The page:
DALLAS — The Texas Senate approved a two-year state budget Wednesday on a straight 19-12 party-line vote after Republican leaders outflanked Democratic opposition to considering the $176.5 billion spending plan.
Passage sends HB 1 to a conference committee of five senators and five representatives that will reconcile the Senate measure with the House-approved $164.5 billion budget bill for the fiscal 2012-13 biennium.
All 12 Democrats in the Senate voted against the bill, with all 19 Republicans in favor.
The Senate budget developed by the Finance Committee had been held up since the panel adopted it late last week over a provision that would have allowed the state comptroller to draw up to $3 billion from the $9.3 billion rainy-day fund if revenues were not sufficient to fund appropriations.
However, Sen. Steve Ogden, R-Bryan, removed the rainy-day option on Tuesday after several GOP senators said they would not support the reliance on unexpected revenue increases. Democrats refused to bring the bill up for debate without the rainy-day spending option.
The Senate traditionally requires 21 of the 31 senators to agree to bring a bill up for debate, which allowed the Democratic minority to stymie Ogden’s efforts to bring the budget to the floor.
Senate leadership broke the deadlock by placing the House bill on Wednesday’s calendar, which then required only a simple majority to bring up.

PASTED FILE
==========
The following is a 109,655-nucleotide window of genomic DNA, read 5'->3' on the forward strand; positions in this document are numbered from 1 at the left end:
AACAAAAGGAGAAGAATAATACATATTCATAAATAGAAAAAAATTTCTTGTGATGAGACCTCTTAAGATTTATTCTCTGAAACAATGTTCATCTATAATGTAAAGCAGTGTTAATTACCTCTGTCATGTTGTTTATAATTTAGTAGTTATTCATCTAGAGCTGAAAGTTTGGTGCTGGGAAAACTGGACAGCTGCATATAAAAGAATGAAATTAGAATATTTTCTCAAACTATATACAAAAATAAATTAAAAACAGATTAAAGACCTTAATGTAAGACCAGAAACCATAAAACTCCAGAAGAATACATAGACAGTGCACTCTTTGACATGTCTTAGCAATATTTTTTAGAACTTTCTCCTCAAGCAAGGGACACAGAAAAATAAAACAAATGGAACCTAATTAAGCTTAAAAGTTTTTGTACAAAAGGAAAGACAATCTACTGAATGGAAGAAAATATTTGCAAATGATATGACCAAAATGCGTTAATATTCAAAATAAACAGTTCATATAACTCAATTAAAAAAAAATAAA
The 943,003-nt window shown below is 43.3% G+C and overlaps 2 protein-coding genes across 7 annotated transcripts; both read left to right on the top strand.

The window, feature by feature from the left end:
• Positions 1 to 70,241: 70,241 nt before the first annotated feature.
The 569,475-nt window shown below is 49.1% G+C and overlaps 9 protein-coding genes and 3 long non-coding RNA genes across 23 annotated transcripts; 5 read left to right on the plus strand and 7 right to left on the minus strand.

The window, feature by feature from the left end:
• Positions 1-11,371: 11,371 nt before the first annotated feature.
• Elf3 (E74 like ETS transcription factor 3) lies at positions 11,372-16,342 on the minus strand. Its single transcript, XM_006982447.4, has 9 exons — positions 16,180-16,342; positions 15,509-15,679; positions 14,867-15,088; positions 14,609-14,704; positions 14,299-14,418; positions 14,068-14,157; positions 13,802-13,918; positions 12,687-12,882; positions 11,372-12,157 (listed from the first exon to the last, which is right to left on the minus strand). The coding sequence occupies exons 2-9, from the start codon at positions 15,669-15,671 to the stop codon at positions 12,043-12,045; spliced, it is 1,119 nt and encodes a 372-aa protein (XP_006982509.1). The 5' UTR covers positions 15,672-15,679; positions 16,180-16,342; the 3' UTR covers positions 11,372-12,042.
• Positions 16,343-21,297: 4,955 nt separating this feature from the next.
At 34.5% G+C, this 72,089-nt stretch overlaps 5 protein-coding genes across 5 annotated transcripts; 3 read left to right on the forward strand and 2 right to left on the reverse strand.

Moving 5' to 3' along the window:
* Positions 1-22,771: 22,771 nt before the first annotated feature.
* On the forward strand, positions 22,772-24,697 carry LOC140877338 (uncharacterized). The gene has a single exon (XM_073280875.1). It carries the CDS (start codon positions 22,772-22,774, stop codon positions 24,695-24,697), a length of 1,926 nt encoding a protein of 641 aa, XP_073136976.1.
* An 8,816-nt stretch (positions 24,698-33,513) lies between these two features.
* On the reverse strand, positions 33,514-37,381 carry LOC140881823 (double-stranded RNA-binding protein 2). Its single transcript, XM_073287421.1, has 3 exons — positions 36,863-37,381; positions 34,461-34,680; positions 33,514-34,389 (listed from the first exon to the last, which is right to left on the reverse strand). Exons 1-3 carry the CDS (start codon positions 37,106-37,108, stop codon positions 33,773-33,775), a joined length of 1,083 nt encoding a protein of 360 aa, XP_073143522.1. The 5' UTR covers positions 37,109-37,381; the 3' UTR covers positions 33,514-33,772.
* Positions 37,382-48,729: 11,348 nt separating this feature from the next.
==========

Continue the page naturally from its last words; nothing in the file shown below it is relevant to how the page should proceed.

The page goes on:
Ogden said he knew from the beginning of the legislative process that it would be a hard budget to vote for because of the cuts to public education and social services.
“The politically safe vote for a lot of members was to vote no,” Ogden said. “It is a courageous thing to vote for this budget.”
Both budget proposals would cut appropriations for every state agency. Spending would be $23 billion less than current expenditures in the House version and $11 billion less in the Senate’s proposal.
The current two-year budget totals $187.5 billion.
The House bill reduces the current $76.4 billion in state aid to local education by $6.7 billion, while the Senate version lowers it by $712 million.
Health care spending, which is currently $65.5 billion, is cut by $11.5 billion in the House bill and by $7.8 billion in the Senate plan.
Sen. John Whitmire, D-Houston, said the proposed budget relies too much on spending cuts to match revenue with expenditures. He called instead for a combination of smaller spending cuts, more revenue increases, and closing of some tax exemptions.
“You cannot take $11 billion out of current government operations without a lot of pain and misery,” Whitmire said.
Lieut. Gov. David Dewhurst said the Senate passed “a good budget.”
“I’d like to have all the Democrats with us, but the people of Texas want a budget done,” he said. “Some of our colleagues wanted more money than we could afford to put into the budget.”
Dewhurst said state revenues should be higher than currently expected as the economy strengthens.
“Our revenues are up almost 11% for the first 9 months of [fiscal] 2011, approximately $2.5 billion” Dewhurst said. “So our economy is rebounding. Let’s not do anything that slows that rebound.”
Republican Gov. Rick Perry praised the Senate for adopting the proposed budget. Perry has vowed to veto bills that would balance the budget through tax increases or the rainy day fund.
“I look forward to signing a fiscally responsible, no-new-taxes state budget in the next few weeks that funds Texas schools, border security, and health care priorities, while protecting Texas job creation and preserving the remaining balance in the state’s rainy-day fund for future emergencies,” he said.